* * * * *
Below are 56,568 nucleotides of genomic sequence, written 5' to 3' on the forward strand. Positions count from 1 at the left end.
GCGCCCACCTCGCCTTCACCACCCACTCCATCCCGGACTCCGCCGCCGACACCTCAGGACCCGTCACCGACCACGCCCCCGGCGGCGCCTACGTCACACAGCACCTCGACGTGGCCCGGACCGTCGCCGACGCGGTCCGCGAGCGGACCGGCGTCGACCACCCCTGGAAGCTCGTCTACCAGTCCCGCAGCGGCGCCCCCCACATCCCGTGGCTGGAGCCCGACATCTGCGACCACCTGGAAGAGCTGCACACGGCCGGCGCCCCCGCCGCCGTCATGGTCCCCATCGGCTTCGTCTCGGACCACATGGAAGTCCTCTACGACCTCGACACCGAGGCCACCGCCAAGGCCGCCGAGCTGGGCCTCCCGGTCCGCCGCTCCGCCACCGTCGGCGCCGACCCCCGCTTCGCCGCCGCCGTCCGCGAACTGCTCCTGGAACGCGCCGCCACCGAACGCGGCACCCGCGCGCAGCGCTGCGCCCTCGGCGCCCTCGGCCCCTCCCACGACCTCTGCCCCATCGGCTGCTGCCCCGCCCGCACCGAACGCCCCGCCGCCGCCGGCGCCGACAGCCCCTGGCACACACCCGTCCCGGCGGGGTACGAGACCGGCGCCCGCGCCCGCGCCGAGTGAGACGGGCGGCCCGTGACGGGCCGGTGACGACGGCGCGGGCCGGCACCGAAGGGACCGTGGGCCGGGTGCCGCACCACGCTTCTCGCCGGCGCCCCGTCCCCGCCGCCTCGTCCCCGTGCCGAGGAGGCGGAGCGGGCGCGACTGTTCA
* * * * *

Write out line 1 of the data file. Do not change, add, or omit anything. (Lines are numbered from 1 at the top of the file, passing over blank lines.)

Below are 56,568 nucleotides of genomic sequence, written 5' to 3' on the forward strand. Positions count from 1 at the left end.